Nineteenth-century journalist Fred Hart knew exactly what he was doing when he created the Sazarac Lying Club in the pages of Austin’s Reese River Reveille in 1873.
Hired earlier that year, Hart was a sometime miner and itinerant newspaperman who previously worked at the Evening Telegram at the eastern Nevada mining town of Hamilton, the White Pine News in Ely and later as editor of the legendary Territorial Enterprise in Virginia City for a short time.
Hart, however, is best known for the work he crafted while editor of the Austin newspaper from 1873 to the late 1870s, particularly a long-running series of fake news stories about a concocted social club known as the Sazarac Lying Club.
In a collection of his work, “The Sazarac Lying Club: A Nevada Book,” published in 1878, Hart noted that his job at the Reveille was to write everything from advertisements for lost dogs to lengthy dissertations on the issues of the day.
News, however, often was hard to come by because Austin was such a remote and relatively isolated place. He admitted to raiding other newspapers for stories but often found local news was still scarce on occasion.
He said one of the places he regularly visited to pick up on good gossip or story ideas was a local saloon named “The Sazarac” after a famous brand of brandy. He said that after listening for many nights he came to realize there was little fact-based news to be found in the bar but plenty of “stories [that] were generally so outrageously devoid of all semblance of truth or appearance of probability.”
Hart acknowledged that while the stories were entertaining, he had a duty to “present to the public with cold, bald-faced facts” so he was not able to write up the stories for the newspaper.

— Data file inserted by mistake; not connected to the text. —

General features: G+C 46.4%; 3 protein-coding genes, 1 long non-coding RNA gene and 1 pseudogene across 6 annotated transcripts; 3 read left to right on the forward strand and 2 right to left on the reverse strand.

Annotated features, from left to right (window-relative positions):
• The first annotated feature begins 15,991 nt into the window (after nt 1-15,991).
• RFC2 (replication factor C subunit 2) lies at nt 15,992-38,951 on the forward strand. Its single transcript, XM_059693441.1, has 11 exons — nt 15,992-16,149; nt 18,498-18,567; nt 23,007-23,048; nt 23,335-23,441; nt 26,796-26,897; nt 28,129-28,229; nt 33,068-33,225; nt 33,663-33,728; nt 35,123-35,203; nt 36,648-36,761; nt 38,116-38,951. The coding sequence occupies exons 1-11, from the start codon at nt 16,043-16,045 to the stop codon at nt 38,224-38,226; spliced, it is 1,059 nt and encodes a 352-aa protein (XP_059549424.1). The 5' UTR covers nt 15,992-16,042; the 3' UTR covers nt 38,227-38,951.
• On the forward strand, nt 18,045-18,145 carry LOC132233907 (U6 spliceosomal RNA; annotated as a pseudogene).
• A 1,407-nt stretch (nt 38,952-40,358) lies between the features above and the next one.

Things changed, however, when a newcomer arrived at the saloon and began spinning yarns about a pile of silver he had seen in a “Pacific Mexican port.” The story contained such exaggerations that Hart said he decided to disregard the man, whom he christened George Washington Fibley (not his real name).
The next day, however, the rain was so fierce that he said he was unable to venture out to find any local news.
“I was almost in despair about filling the local columns, and mechanically went to the door, opened it, and looked out onto the storm for inspiration,” he wrote. “The street was deserted, all was bleak and blank, and I was on the point of going back into my sanctum to meditate on the most painless method of death by suicide, when the narrator of the proceeding evening (Fibley) crossed the street.”
He said at that moment he grabbed a pencil and paper and wrote: “Elected President —The Sazarac Lying Club was organized last night, our esteemed, prominent, and respected fellow-citizen, Mr. George Washington Fibley, being unanimously chosen president of the organization. There was no opposing candidate; his claims and entire fitness for the honorable position being conceded by common consent of the Club.”
The item appeared in the paper and Fibley, who recognized he was being punked, stormed over to the paper’s offices to demand a retraction. After a brief discussion, Hart said he agreed to a retraction.
In the following issue, he wrote: “Apologetic—An apology is due from the Reveille to Mr. George Washington Fibley. We said in yesterday’s issue that he was elected President of the Sazarac Lying Club. There was an error; he was defeated.”
Apparently, the rest of Austin found Hart’s fabricated stories amusing and he continued writing accounts of the club’s events, often using real names of locals.
In 1877, Hart wrote that he had been approached to write a book of the club’s archives and asked for the club’s blessing. Following a heated debate, the club voted unanimously to support the book and open its records.
But, he added, the club also voted to restrict reporters from ever attending any of the club’s future meetings.
“This was unanimously adopted,” he wrote. “That the sessions of the Sazarac Lying Club be conducted with closed doors, NOW AND FOREVER AFTER.”
In keeping with the club’s decision, Hart never wrote any other stories about the club.
The club he had made up.
To read more about Hart’s Lying Club, reprints of his book can be found online and some of the stories are recounted in Oscar Lewis’ 1955 book about Austin, “The Town That Died Laughing,” which has been reprinted many times and can be found online and in used bookstores.
Rich Moreno writes about the places and people that make Nevada special.